Made Beautiful by NATURE... an interview with Tree expert Professor David George Haskell, (Tennessee U.S.A)
I remember as a child feeling connected to creatures that I could sit alongside and watch. I used to spend a lot of time by the family pond poking around with sticks and discovering small thriving communities. I enjoyed growing fresh vegetables in the garden and watching birds in the backyard. Those early experiences of connection to other species seemed very natural for me and as I look back; I see that I did not hvae a sense of humans being distinct and separate and divided away from nature. It seemed that we were simply one community.
Mo Gawdat is CBO of Google X and author of the transformative book "Solve for Happy"
Interviewed by Veronica Farmer for @madebeautifulbyscars
What is happiness? Is there a way to find happiness and remain there? These questions consumed my life when I was searching for a solution to cure my own desperate unhappiness. Finding the answer to these questions has transformed my life and if my moonshot goes to plan, I hope to see more than 10 million others transform and find their happiness too!
Looking back at my life and the time when I was suffering from desperate unhappiness, there were no obvious reasons for me to be this way. It wasn’t financial, I had all the trappings of a highly successful man, working as a Director during the day and making serious money as a day trader on the stock market at night. It wasn’t my family, as I had a beautiful wife and loving children. I was healthy and strong, but happiness eluded me.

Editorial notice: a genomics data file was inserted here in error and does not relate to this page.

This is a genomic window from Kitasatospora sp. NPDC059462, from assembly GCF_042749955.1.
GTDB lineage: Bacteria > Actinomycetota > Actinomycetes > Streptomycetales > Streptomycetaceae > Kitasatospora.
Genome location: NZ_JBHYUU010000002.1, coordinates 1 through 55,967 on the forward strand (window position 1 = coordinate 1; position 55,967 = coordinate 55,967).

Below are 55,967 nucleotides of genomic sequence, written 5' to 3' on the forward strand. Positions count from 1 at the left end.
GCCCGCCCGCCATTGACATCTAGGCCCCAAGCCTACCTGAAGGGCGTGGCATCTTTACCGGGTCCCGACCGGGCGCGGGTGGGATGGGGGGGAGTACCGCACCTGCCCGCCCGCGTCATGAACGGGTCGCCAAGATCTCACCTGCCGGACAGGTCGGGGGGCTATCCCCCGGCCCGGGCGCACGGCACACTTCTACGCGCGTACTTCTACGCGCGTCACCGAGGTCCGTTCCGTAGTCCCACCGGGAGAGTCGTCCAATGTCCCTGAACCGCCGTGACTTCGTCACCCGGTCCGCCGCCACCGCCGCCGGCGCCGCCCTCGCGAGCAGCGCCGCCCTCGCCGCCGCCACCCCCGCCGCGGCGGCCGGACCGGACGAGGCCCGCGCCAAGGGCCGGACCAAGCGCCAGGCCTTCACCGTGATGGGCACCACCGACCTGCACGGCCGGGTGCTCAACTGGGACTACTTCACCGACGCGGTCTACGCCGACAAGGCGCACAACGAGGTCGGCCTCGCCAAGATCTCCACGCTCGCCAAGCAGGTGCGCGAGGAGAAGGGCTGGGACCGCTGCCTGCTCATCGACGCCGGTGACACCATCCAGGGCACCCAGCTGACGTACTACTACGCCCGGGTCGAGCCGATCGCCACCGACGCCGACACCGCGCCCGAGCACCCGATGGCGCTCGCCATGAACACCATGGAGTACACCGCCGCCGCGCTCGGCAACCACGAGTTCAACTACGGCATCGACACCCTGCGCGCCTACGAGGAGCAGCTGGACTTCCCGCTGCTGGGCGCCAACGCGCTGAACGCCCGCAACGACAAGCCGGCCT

With my engineering background, I was well versed at searching for solutions when a problem arose. I was good at it. I knew that as a younger man I had experienced moments of great happiness, and here I was, somewhat older with none of that happiness left. So I figured that if I could just calculate out what part of the internal machinery had gone wrong, maybe I could make that happiness cog in the system work again.
I read and watched everything I could find on happiness. Being Middle Eastern, therapy was not an option for me and neither was disappearing off to an Ashram or another alternative program for an extended period of time. So to dig myself out of my misery, I dove into research. For the first couple of years, none of it made sense but I kept going. After studying this topic for nearly a decade I finally came up with a simple, easy to action solution, an equation that worked.
Interviewed by Veronica Farmer
Images kindly supplied by the University of Newcastle
I grew up in Tamworth, living with my Mum and Step-Dad. We were very poor, and it was not a particularly easy environment in which to thrive. My sister left home at 12 years old, and for a time she was homeless, and that brought a huge amount of concern and anxiety into the family wondering where she was and if she was okay. When she came back, some the people she brought into the house, made it a frightening place. Rage and violence were happening around me. I was living in a community where crime and drug use was fairly common, and I could see the damage it had on their families. I didn’t want a part of it or to get into trouble. This left me with an ingrained sense of being different.
Interviewed by Veronica Farmer
I was 19 years old when we moved to Australia... Here I was, in a new country, ripped away from all I knew. My confidence in my English skills was deflated, trying to understand the heavily accented Australians around me. The Queensland weather was so very hot after the cool mountains of home, the soil was red, the landscape harsh. I felt angry and lost my natural, enthusiastic joyfulness. I missed my home, my friends, and life in Colombia. I resented being here and threw away all my paintings.
Interviewed by Veronica Farmer, images by Ataahua Portraits
There are too many people out there suffering because they do not know how to look within and find out who or what they really are. We are trained to look at external sources for our happiness and they just are not fulfilling. When you know who you are, you remember your knowledge and you want to bring that to the world in whatever way you can.